Yiftach Ashkenazy dedicated the novel to the memory of his father who was buried in Karmiel. He died - shortly before the son finished his military service - in a car accident. Discharged from the army, Yiftach Ashkenazy returned in 2003 to his hometown of Karmiel, which he had become unfamiliar with, in order to literarily deal with what he calls "army racism". The Israeli military, says the 26-year-old, "is breaking the human capacity for empathy".

"For me the checkpoint was a trauma. To have all power, and you can see how people use it and humiliate Palestinians. Of course not everyone does that, but some of them do. A friend of mine - he was an officer - started the Second Intifada accidentally killed a protester. And he was totally shocked that the army simply closed the file. He received no punishment. That's how the military works. Israeli society is less and less aware of the suffering of others. That was the real thing Last war problem. "

Ashkenazy's fictional characters are all looking for something to hold on to. The author slips into her skin, speaks from her mouth. The résumés of nurses, teachers, pharmacists, students and recruits are interwoven in 18 chapters. A woman who calls herself "the old woman from the bus station" observes a soldier for whom no one is waiting. She invites them to a partner swap party that her husband organizes on a regular basis. A former company commander who works for a security company prefers to read rape reports. He identifies with the perpetrators. A clique of young people meets in old grave caves to conjure up in the dark the spirit of a friend who has fallen in Lebanon. They drink excessively, they take drugs, they have orgies. During the day they meet in the "Memorial Park".

It has a black winding wall. Freshly gold-painted inscriptions of the dead in view of the Holocaust Remembrance Day. If you get there close to this day, you can find the place properly cared for, with the dry wreaths of the municipal businesses around the wall. In the middle is a sculpture in the form of an altar, which was originally a water and fire fountain, but there has been no budget to revive it for years. We used it mainly to open beer bottles.

Parents, from whom the children slip away, try to regain control with the help of superstitious rituals.

"Before Rivka's abortion, they had done a cleansing séance and tried to conjure up Nostradamus, who got angry and attacked them with Hitler (the strongest spirit who could switch between the planes of existence all by himself). They wanted us to help them, him and advised us to run around with a book of psalms. They wanted us to return to the tribe. We laughed at them (...) "

The pseudo-religious shamanism of the parents' generation reinforces the cynicism of the younger ones. They hardly know any other long-term destination than the next trip to India. The characters sound sexist, calculating, lonely and desperate. In the opening and closing chapters, Yiftach Ashkenazy suddenly chooses the first-person perspective. This I, also called "Yiftach" in the end, is a sensitive being. For Ashkenazy, it was necessary for a single voice to resist the cynicism of the other characters. This "Yiftach" looks unsentimentally at its surroundings: at people and buildings. He remembers the ruins of Arab houses and the remains of glass workshops from Byzantine times that are buried under the city of Karmiel. The denied history of the place and its former Arab inhabitants, overgrown by thorn bushes, points the way to a dark future.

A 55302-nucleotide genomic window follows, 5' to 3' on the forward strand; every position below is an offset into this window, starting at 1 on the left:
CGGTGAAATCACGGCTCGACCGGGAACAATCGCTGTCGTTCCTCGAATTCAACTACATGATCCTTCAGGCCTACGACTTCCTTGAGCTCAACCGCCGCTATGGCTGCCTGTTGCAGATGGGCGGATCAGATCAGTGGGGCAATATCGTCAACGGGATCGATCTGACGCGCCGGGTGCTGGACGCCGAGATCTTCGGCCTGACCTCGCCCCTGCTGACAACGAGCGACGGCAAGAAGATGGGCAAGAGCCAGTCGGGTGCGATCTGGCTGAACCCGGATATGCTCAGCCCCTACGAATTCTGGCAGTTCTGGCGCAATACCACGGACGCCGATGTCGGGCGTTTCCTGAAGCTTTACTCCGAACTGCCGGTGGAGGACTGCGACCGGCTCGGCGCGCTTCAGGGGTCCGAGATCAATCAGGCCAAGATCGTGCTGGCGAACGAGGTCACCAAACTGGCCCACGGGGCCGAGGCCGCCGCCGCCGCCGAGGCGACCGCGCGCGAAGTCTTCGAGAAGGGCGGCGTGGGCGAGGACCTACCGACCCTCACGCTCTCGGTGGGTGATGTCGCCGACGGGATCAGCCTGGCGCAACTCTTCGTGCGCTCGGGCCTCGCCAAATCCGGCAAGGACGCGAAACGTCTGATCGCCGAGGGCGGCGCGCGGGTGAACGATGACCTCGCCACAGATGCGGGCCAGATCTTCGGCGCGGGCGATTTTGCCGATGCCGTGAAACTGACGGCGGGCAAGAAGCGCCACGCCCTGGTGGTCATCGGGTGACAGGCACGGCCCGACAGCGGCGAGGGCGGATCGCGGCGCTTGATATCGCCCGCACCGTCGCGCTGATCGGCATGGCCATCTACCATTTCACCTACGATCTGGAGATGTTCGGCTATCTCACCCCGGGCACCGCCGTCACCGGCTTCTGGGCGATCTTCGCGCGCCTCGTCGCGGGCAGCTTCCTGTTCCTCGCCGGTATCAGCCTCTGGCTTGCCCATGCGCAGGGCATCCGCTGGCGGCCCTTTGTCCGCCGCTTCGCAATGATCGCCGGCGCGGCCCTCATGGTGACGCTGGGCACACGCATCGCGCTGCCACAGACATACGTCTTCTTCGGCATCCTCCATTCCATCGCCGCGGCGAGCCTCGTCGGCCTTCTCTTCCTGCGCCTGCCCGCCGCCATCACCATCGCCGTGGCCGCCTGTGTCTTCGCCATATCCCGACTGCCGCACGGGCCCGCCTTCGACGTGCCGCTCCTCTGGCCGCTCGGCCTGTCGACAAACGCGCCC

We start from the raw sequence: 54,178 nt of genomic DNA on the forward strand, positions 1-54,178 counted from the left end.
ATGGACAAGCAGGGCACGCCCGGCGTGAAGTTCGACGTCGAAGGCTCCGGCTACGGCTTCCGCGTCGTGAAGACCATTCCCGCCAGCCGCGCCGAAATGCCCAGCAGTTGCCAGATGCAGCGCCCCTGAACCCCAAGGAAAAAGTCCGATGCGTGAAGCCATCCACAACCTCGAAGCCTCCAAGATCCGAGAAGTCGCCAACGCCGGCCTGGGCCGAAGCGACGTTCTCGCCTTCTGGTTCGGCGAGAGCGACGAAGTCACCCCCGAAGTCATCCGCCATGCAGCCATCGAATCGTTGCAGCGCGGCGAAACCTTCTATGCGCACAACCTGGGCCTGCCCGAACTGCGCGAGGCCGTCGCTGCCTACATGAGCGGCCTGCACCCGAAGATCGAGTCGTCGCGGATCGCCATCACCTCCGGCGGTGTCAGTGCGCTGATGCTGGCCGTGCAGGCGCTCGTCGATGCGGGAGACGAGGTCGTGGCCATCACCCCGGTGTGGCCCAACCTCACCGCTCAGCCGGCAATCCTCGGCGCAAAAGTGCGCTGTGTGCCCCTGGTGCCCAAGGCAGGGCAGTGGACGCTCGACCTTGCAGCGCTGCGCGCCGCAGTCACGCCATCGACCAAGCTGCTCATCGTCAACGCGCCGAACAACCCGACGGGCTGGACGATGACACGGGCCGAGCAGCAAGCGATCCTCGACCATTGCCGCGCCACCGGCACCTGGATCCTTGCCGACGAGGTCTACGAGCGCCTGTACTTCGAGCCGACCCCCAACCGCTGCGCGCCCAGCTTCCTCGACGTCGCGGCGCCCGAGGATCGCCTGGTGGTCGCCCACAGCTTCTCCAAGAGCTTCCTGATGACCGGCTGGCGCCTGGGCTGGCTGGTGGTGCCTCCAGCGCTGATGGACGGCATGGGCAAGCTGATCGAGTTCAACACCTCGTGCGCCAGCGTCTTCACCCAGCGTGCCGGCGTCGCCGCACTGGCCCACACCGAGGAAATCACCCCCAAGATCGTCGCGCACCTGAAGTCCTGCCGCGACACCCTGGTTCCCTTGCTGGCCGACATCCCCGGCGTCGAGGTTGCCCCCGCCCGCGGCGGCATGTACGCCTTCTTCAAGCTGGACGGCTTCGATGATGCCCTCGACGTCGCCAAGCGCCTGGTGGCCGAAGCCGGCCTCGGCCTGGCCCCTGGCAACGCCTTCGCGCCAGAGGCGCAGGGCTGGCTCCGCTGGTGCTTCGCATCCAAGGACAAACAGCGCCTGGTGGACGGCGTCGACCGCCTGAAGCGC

"The collapse happens in chapter 15. It's almost an epilogue. This chapter is extremely violent. Nobody forgets that. It provokes, it demands everyone's attention, and it changes thinking. It describes the greatest conflict."

A former sergeant has been holding an Arab and a Jewish girl prisoner in an underground storage room for a month. In a breathless monologue, Ashkenazy reveals the motives of the man who sees himself as a peace-maker, but who really does nothing other than abuse children.

"My personal peace initiative came into my head in the military when I was in command of a roadblock in Ramallah, between two houses and olive groves that reminded me of the area around Karmiel. (...) In my opinion, I already have that Nobel Prize deserves, at least according to the newspaper headlines and the solidarity of common hatred that I have created between peoples. Peoples in united concern who embrace in fear will not fight. "

The kidnapper plans the moment when the police discover his hiding place. He will shoot himself to stain her with his blood. And before that, he raped the girls. According to his logic, he sows the "seeds of peace". Reading the "Story of the Death of My City" is oppressive. Ashkenazy's characters stagger through hell. Only in physical pain do they still experience the contours of their self. Unmistakably, however, between the verbal transgressions one can hear the appeal to learn to be compassionate again. Yiftach Ashkenazy incidentally mentions having read the writings of the Marquis de Sade. It sounds a bit as if he thinks he has to theoretically support his text. But one also understands that the author basically regards the body as something sacred and that its integrity remains a commandment. Yiftach Ashkenazy works in Yad Vashem. He leads students through the memorial and brings them together with contemporary witnesses who tell how they survived being imprisoned in the concentration camps. Yiftach Ashkenazy is convinced that a more meaningful task cannot be found at the moment. He has turned his back on Karmiel, the "dead city". In Jerusalem he feels he is in the right place.

"When I'm exhausted, I just walk through the city and look at it. You can also hate Jerusalem. Normally it starts at the beginning of the week on Sunday, but when Friday evening comes and everything comes to rest, it's wonderful here . It remains an inspiring place. "

Yiftach Ashkenazy:
"The story of the death of my city"
(Luchterhand literature publisher)